The Arcola Theatre and Forward Arena’s Mrs Dalloway opens with a short preamble in which it seems as if the actors are workshopping before us just how one might go about adapting something like this. “Shall I go and get her?” one of them asks. It’s as if they’re sizing up what they’re about to do.
Then she comes out, and very soon it becomes apparent that the task couldn’t have been taken on in any other way. Virginia Woolf’s slim, dense and irrepressible novel has an adaptation here which matches it in those qualities. It inches towards the party thrown at its end, following the lives of characters who meet and who don’t, and it never leaves you behind for a second. Actors overlap each other and share lines, as you might expect, but Thomas Bailey’s production shows itself to be playful and efficient in more surprising ways.
As Clarissa Dalloway, Clare Perkins steels herself to be upright and hold herself together as memory keeps making itself felt. In a tiny, sweet moment, she examines her face and tries to turn the mirror to show us the strange pointedness she sees in it, and of course we can’t. In such a simple movement, the production captures that awful subjectivity preventing us from reading the characters of others. Other choices are just as sympathetic, such as having all three of the cast’s women onstage and taking part in Clarissa’s remembrance of her adolescent feelings for her friend Sally; it feels somehow respectful to both the text and to Woolf to give enough space to this great romantic love of her life.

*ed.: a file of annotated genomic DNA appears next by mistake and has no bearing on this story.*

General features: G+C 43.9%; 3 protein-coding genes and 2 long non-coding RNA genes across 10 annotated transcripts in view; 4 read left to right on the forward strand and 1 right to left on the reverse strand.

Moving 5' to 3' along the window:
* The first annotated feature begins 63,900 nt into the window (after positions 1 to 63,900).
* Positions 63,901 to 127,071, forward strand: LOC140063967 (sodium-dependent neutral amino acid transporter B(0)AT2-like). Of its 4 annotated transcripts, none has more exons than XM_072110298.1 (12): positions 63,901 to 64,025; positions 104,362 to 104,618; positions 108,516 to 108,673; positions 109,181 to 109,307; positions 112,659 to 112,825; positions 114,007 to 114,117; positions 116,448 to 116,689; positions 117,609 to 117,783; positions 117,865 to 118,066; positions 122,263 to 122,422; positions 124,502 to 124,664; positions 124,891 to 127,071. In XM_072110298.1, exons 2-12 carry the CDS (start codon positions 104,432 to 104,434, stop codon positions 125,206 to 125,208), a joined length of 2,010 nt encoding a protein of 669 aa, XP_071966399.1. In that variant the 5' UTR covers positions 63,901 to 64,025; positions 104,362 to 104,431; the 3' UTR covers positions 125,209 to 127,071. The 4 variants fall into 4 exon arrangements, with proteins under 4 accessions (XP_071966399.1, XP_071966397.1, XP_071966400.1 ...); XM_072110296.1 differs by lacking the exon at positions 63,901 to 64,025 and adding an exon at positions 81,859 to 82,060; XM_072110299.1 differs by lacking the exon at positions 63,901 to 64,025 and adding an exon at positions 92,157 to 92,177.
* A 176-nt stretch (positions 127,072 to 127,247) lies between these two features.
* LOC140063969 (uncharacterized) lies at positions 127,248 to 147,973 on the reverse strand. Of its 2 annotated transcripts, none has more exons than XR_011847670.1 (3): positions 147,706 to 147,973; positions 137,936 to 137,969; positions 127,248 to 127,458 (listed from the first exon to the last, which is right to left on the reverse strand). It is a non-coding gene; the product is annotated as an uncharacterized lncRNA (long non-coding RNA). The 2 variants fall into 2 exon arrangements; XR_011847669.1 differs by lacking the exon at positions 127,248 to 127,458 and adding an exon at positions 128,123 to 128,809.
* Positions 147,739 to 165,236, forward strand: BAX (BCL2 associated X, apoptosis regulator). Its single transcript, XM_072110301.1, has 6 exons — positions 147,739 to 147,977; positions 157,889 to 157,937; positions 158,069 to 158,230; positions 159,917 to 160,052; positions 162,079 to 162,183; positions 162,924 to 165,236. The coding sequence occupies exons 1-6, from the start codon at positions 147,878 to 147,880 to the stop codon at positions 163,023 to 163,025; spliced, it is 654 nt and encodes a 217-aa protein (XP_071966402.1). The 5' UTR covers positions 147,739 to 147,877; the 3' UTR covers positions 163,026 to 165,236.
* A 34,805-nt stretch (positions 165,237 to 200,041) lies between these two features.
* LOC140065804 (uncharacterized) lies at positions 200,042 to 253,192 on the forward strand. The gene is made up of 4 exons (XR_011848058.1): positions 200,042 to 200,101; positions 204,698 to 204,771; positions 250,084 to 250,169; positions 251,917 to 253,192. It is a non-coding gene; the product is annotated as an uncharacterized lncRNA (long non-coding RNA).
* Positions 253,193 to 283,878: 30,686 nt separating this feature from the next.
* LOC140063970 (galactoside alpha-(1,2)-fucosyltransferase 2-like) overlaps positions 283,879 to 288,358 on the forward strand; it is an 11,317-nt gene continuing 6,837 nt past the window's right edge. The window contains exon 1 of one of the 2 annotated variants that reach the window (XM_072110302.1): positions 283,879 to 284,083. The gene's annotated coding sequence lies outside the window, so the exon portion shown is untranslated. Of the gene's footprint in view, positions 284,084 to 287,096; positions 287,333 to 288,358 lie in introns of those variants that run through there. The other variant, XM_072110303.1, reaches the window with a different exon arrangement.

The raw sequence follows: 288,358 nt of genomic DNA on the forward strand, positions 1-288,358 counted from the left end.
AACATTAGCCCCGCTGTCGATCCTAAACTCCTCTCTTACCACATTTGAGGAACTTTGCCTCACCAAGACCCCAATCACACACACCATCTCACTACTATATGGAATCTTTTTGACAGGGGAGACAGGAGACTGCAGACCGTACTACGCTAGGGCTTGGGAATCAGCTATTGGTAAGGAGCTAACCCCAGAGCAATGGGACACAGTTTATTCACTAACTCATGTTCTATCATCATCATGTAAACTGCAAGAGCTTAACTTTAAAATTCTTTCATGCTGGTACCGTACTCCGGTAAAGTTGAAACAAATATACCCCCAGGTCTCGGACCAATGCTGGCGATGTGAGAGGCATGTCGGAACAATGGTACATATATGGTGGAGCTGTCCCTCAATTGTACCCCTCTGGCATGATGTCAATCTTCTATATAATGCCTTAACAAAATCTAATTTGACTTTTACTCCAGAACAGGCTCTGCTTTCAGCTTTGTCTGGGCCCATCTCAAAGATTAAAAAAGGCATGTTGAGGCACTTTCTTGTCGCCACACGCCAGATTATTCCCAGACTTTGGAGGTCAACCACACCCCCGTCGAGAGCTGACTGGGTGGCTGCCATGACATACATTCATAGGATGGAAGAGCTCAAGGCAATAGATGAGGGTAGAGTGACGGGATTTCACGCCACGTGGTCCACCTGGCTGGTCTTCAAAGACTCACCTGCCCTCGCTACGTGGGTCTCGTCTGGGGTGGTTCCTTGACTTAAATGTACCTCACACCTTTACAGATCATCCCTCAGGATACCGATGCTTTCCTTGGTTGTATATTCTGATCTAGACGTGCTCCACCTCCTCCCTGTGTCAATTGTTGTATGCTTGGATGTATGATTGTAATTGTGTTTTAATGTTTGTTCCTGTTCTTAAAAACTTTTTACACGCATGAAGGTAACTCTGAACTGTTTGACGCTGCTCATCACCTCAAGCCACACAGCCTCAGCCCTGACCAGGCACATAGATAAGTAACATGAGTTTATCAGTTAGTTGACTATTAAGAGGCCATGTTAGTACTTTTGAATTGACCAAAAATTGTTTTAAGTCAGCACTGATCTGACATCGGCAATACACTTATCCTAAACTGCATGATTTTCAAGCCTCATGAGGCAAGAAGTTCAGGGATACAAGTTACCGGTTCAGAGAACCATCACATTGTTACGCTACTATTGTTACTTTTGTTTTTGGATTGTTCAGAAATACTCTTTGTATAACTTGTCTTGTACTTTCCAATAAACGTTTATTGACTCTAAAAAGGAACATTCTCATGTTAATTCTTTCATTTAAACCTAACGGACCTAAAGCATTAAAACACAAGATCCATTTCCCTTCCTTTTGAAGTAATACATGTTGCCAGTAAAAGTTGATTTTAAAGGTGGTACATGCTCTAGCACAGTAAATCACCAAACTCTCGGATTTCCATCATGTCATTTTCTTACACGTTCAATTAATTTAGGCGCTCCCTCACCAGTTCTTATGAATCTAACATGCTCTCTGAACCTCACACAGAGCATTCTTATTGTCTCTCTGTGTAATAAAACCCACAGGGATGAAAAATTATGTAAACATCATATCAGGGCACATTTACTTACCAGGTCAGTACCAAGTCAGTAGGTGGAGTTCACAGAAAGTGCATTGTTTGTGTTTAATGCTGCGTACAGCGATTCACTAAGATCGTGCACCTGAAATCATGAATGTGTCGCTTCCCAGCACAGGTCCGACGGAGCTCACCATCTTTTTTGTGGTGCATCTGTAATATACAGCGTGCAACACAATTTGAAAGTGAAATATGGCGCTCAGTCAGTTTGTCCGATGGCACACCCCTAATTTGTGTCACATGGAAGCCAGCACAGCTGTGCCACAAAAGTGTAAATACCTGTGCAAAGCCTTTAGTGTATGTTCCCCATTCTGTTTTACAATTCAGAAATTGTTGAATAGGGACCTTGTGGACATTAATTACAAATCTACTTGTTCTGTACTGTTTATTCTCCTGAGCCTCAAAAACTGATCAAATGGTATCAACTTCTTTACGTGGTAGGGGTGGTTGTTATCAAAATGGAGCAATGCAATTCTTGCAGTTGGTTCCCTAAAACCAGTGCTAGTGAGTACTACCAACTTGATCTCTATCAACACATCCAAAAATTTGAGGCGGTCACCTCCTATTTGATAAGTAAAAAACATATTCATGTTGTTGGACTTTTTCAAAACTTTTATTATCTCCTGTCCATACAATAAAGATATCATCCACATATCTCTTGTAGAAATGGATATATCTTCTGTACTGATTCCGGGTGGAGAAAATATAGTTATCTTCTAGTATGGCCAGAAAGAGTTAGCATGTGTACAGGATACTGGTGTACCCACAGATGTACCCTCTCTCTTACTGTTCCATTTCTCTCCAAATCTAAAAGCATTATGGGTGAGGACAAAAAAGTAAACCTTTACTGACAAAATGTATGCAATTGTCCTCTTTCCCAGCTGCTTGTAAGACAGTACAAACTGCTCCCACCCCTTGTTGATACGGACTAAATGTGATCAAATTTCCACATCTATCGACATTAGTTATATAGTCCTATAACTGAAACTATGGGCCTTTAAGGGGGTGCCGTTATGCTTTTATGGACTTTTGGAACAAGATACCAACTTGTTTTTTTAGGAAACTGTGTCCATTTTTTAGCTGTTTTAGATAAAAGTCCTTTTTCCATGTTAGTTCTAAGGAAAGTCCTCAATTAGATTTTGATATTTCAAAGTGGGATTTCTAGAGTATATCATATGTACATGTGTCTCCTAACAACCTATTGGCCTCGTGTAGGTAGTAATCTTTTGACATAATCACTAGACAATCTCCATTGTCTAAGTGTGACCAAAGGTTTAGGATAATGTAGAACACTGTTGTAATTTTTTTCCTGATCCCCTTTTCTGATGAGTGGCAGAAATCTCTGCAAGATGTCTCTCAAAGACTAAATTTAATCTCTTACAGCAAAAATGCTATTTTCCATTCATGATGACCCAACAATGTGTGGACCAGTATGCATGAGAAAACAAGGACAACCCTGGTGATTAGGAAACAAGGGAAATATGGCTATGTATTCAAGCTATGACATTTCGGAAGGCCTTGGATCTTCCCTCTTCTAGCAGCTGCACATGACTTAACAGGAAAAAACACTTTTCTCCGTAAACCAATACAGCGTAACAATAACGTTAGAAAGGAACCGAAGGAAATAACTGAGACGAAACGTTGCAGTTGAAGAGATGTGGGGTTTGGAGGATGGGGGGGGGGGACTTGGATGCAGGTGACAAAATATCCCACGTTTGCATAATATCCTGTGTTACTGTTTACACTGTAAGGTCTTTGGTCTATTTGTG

Hal Coase’s adaptation has to sacrifice a few of the many strands of Woolf’s text, of course, but it still feels as if it shares the same way of thinking. Attempts are made by the characters to get across what it is they mean, exactly, and we recognise ourselves in their self-castigating, censorship and judgement of others. Clare Lawrence Moody runs onstage and crouches down as she cries out “Thank you for liking me!” to the maid, as what Clarissa wishes she could say. She looks physically restrained from going any further, and can’t be heard; Clarissa dismisses the maid and does not say this to her.
The tiny cast is near-impeccable. As Septimus, Guy Rhys’ face comes alive as he looks up at the aeroplane overhead, trying to pick up what it signals to him without words. Emma D’Arcy is a powerhouse in several roles, turning on a coin: as Septimus’ Italian wife Rezia, her face becomes red and blotchy with concern, and as soon as she’s Clarissa’s sullen, quick-speaking daughter Elizabeth we laugh before she even speaks.
The constant coming and going of the actors perfectly fits the washing of characters in and out of the narrative and each other’s awareness. The use of props (such as a chocolate eclair) to indicate when characters are addressing each other or themselves is inventive, though the wooden structure for set at the back of the stage is less so: it holds the blue canvas of sky, later joined by a sunset version, but the actors never interact with it.
The lighting is equally inventive: a fluorescent strip snaps on when Septimus recalls his horrific doctor Holmes or sometimes when he sees his late friend from the army, Evans, reminding him that “The dead are waiting in Thessaly!” As a motorcar races past the characters for a second the actors stand still and the lights flash dizzyingly around their heads as they look. It’s hard to imagine a grander stage or a larger budget helping this production to suit a space better than it does the Arcola’s Studio.
Though it’s always busy enough, running at a word-heavy hour and forty minutes might call for a little more streamlining for some. Mrs Dalloway largely slips by, however, and by the time Clarissa re-enters her party to abruptly end the play, we’ve been transported.
Mrs Dalloway is on at Arcola Theatre until 20th October. Book tickets here.